Karl Hughes

Karl Hughes

My Beef With Twitter: Taking the Engagement Out of Social Media

My Beef With Twitter: Taking the Engagement Out of Social Media

In 2012 when I wrote this post I was getting jaded with Twitter. For about a year, I had spent a lot of time having conversations and meeting people there, but by 2012, Google+ was becoming a much better outlet.

Ironically, Google+ has faded away and Twitter is being used daily by our president to handle foreign policy. While Twitter’s basic premise doesn’t seem that novel anymore, I now think that its weaknesses I wrote about here are actually some of its strengths. People on Twitter don’t necessarily want to engage in long conversations with real people; they want to shoot out updates and condense complex issues into 140 characters or less.

I still use Twitter, but most of the tweeting I do is on auto-pilot because as this piece points out, there’s not much room to engage with people in a very meaningful way on Twitter.

I started tweeting in 2011.  I think I had an account for a year or two before then, but it took me a while to get into it. When I finally did, I fell in love with it. It was a way to constantly watch and participate in conversations with people that I knew (or wanted to know), and all the latest news was breaking over on Twitter.

Unfortunately, it didn’t take long for the honeymoon to end, and I moved away from using Twitter very often. While I think Twitter does have some upsides (using Twitter’s search to monitor your brand is nice), it’s not the best place for engaging with other people. Here’s why:

Noise Control

Twitter is all about spewing out everything that gets posted equally.  It doesn’t matter if the post is relevant to you in any way - it still makes it into your stream if you’re following someone. The only way to really combat this is to unfollow someone, which isn’t ideal. There are people I want to keep up with, and allow to send me direct messages, but who I don’t really care about seeing every post for.  Lists are there, but they’re clunky at best, and it would take me hours to go through every person I follow in order to appropriately list them.

Spam, Spam, Spam

With only 600 or so followers, I’m far from a Twitter power user, yet I still receive at least one spam mention or message every day.  I can’t imagine how bad it is for those who have 10,000 or 100,000 followers. The inordinate amount of spam and fake accounts on the network prevent honest users from being able to connect with other people. I have to take a serious look at every link that gets sent to me before clicking for fear that the next one will hold some diabolical virus.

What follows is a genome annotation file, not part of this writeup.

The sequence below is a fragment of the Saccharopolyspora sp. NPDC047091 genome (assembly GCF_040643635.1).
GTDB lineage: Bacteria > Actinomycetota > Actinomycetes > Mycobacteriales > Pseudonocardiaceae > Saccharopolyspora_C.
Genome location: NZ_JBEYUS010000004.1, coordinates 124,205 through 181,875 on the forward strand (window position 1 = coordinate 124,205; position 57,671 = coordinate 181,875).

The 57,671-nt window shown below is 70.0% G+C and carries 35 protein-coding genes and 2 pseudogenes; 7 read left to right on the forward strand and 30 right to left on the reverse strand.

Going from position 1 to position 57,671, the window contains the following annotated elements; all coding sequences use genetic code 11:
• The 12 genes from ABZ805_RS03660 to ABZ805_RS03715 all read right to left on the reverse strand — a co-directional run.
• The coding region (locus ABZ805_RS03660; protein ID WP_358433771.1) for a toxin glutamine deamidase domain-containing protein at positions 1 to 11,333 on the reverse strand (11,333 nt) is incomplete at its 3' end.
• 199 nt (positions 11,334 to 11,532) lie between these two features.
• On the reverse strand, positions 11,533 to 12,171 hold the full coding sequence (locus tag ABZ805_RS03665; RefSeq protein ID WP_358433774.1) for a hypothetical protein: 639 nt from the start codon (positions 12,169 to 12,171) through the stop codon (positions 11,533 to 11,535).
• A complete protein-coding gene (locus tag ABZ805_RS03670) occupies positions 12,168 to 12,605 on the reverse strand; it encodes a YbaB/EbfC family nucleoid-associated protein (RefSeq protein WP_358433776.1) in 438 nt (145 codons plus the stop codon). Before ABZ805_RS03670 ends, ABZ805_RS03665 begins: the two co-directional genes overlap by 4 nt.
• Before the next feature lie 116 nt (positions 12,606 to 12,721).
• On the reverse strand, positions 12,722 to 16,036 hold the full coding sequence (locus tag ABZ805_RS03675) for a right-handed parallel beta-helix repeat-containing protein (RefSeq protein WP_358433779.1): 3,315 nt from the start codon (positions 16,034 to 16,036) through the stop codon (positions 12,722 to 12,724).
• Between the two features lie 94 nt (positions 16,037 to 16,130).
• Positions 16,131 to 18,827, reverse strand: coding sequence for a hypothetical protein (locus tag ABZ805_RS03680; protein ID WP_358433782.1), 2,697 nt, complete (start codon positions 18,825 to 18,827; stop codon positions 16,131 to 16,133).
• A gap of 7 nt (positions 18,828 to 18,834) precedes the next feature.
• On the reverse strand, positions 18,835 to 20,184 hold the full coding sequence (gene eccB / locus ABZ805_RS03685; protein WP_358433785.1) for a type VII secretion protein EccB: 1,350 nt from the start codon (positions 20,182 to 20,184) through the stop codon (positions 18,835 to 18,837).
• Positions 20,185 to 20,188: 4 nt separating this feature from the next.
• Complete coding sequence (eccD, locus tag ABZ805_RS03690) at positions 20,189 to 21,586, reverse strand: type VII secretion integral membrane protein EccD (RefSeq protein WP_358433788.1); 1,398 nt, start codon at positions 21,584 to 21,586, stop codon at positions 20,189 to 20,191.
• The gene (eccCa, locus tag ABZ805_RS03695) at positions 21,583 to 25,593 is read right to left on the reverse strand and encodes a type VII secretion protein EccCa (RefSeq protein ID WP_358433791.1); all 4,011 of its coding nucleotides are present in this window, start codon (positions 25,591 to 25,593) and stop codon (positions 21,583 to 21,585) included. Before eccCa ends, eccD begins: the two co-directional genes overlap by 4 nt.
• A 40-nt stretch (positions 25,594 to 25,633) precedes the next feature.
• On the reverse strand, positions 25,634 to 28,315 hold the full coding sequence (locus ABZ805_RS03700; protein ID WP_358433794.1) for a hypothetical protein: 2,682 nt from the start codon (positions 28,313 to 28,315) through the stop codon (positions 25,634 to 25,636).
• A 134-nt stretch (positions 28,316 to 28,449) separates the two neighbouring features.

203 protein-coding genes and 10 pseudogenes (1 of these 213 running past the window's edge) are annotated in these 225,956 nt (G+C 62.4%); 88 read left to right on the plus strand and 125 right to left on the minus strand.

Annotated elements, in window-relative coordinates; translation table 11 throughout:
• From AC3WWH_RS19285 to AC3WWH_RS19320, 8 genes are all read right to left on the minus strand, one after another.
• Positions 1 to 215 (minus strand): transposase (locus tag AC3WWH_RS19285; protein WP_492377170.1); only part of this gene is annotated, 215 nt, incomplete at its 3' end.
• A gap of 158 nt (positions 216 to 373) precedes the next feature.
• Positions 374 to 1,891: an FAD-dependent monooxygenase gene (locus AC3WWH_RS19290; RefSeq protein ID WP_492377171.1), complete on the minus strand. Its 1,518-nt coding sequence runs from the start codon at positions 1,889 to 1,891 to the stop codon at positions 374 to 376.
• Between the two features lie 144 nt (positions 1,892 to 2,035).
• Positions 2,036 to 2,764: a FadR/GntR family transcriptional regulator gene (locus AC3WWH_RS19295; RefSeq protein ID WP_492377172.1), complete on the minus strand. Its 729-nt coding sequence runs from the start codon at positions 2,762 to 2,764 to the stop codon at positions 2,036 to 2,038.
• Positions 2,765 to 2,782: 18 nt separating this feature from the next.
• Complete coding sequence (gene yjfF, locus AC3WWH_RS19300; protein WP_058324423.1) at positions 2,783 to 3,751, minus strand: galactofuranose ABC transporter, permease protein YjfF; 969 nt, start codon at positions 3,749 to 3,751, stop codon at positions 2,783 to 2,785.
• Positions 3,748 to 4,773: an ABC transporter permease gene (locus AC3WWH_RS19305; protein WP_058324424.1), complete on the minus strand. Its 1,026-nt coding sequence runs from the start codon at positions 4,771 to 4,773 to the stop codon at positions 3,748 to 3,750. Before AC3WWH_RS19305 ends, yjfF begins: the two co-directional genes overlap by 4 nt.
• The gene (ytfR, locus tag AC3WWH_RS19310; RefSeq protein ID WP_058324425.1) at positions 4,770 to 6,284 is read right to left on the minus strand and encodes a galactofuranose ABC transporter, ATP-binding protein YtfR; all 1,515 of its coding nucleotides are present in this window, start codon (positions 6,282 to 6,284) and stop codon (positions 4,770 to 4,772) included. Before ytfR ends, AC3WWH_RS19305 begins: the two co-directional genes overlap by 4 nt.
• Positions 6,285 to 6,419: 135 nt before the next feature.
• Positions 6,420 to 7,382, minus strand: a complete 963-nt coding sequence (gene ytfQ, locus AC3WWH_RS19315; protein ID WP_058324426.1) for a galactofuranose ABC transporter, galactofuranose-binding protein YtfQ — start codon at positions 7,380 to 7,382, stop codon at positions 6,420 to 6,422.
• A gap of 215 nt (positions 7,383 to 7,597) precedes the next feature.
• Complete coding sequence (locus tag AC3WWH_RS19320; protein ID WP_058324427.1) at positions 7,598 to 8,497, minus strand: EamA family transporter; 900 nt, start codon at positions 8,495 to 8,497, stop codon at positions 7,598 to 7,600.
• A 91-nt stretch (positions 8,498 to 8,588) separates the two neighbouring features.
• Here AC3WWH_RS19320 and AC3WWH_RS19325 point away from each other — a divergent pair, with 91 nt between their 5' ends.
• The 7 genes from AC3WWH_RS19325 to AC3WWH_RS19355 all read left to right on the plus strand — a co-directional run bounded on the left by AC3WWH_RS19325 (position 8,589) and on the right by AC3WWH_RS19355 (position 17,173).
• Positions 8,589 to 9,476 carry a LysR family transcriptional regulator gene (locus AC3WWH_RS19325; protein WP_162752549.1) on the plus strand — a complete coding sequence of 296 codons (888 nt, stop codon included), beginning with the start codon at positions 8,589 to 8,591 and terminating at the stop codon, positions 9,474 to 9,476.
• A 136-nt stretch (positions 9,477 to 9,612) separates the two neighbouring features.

Twitter Makes it Easy to Cheat

Even real people I know on Twitter tend to look like spammers. While Facebook has taken measures to limit the amount of automated posting that can be done (and Google+ allows no automated posting), Twitter seems to embrace all the spammy tools it can get. People use automated systems to gain robot followers, send spammy DM’s to new followers, and Tweet incessantly about their own sites. These tools may increase the appearance of activity, but it’s easy to spot the difference between dishonest and honest users.

Very Little Personal Connection

It’s hard to tell much at all about your followers from only a profile photo and a quick look at their last few 140-character updates. Unfortunately, that’s all you have to go on if you rely on Twitter to connect with people. While I love that following new people can sometimes lead to a real life meeting, it rarely does. People hide behind the wall of their computer and inundate your stream with things they want you to know about them, and nothing that is real.

If social networking can ever lead to real life networking, Twitter is not the best place for it to happen. The truth is that the Internet has outgrown Twitter. Back when social networking was an infant (2008-2009), Twitter was doing something innovative and exciting. Now, Twitter is just way behind, and they’ve done very little to address the serious issues with their network since the beginning.

What do you think?  Do you still find Twitter valuable for engaging your community?

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